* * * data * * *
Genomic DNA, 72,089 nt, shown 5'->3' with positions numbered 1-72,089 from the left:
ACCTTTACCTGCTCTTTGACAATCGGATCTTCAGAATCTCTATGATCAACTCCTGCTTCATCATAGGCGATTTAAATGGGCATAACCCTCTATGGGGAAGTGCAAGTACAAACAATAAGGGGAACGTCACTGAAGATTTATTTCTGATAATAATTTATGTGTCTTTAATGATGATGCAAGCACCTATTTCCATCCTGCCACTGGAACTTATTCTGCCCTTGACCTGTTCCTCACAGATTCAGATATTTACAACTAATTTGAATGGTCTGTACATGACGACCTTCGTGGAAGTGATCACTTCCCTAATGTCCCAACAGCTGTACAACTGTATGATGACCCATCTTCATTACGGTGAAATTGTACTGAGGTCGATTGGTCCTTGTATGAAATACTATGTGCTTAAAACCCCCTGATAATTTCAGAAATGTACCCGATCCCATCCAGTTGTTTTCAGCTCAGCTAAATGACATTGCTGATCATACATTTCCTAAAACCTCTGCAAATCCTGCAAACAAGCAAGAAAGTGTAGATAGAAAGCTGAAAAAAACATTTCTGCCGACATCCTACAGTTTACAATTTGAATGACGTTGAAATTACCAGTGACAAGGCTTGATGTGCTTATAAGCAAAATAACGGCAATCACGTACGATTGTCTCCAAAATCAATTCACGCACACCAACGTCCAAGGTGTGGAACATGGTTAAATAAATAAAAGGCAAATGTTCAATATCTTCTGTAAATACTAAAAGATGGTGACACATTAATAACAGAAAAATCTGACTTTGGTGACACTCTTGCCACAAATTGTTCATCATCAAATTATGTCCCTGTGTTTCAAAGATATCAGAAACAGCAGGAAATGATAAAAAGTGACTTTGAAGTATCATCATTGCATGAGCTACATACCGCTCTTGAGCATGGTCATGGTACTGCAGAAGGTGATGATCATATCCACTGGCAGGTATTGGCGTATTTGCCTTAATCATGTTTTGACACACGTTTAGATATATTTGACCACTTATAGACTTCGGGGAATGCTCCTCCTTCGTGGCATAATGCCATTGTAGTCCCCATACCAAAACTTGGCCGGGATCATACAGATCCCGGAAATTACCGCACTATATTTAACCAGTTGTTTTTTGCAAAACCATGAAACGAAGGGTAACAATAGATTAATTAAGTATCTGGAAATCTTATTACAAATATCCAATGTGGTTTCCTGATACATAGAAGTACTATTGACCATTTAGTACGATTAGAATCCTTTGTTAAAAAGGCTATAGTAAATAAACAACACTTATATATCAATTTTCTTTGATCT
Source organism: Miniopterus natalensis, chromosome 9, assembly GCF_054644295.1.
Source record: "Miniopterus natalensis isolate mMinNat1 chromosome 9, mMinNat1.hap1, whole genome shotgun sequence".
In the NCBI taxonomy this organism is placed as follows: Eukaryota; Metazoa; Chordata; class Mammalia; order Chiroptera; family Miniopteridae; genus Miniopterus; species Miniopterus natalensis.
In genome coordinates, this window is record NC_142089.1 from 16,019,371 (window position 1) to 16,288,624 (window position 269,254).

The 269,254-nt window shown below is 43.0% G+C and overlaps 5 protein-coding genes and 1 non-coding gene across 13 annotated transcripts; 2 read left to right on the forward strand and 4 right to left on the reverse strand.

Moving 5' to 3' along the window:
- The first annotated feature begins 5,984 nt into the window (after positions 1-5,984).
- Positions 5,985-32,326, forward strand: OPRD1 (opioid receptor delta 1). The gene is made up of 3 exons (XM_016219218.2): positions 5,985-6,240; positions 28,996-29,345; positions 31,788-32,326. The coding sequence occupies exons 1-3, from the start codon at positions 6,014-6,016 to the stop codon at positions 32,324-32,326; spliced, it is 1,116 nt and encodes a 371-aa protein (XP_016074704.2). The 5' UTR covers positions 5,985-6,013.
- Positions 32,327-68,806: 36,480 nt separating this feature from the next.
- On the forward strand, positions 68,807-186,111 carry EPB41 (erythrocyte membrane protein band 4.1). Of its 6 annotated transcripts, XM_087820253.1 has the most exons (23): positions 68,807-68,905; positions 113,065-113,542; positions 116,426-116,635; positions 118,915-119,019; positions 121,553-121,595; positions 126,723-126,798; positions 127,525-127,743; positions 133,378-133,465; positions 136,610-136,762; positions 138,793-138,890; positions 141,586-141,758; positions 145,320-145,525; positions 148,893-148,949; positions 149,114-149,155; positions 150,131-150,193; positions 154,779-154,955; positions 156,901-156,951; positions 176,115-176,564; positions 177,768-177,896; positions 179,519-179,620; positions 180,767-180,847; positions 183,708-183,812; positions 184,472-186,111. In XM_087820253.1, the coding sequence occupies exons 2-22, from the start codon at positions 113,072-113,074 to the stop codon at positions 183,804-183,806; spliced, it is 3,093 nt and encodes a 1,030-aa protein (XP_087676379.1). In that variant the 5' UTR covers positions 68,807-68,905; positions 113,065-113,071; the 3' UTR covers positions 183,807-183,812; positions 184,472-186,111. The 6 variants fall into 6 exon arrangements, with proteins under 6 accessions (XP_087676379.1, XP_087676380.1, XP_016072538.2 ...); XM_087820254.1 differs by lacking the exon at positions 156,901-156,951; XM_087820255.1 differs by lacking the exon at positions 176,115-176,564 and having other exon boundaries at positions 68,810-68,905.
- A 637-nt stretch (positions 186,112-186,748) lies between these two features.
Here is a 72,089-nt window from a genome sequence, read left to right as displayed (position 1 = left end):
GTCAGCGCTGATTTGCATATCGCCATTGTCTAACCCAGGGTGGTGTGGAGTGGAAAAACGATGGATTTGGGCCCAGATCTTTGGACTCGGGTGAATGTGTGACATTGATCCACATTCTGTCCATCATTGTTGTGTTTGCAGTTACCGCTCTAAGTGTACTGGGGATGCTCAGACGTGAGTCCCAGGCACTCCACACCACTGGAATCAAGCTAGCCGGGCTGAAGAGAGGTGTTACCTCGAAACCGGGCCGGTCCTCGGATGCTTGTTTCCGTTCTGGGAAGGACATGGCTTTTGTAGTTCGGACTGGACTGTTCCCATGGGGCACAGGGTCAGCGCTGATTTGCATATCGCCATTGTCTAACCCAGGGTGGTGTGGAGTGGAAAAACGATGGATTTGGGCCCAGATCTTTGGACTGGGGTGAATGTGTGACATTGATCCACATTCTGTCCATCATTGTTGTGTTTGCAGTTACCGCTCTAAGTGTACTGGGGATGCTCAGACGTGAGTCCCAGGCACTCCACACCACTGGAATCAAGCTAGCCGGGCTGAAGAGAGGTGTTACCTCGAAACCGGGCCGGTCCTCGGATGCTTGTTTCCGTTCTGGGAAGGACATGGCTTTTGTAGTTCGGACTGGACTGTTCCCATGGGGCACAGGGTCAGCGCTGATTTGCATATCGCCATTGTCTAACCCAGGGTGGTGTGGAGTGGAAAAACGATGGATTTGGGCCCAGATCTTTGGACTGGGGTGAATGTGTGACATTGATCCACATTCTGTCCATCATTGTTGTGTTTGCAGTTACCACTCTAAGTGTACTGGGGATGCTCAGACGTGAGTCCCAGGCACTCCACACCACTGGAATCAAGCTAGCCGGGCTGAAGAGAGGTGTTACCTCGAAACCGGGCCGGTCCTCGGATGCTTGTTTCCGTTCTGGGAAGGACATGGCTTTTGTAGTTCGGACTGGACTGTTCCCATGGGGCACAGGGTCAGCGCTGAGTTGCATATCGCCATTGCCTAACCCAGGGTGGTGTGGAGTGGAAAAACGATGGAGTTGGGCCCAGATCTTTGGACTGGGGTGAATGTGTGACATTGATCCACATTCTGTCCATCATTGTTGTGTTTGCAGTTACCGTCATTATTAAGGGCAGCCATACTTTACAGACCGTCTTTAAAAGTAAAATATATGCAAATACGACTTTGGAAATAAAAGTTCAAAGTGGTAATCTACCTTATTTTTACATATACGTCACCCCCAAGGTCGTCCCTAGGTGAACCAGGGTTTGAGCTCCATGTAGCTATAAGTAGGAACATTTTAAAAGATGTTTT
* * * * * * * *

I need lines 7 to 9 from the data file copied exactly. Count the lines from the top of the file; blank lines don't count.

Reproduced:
The 269,254-nt window shown below is 43.0% G+C and overlaps 5 protein-coding genes and 1 non-coding gene across 13 annotated transcripts; 2 read left to right on the forward strand and 4 right to left on the reverse strand.

Moving 5' to 3' along the window:
- The first annotated feature begins 5,984 nt into the window (after positions 1-5,984).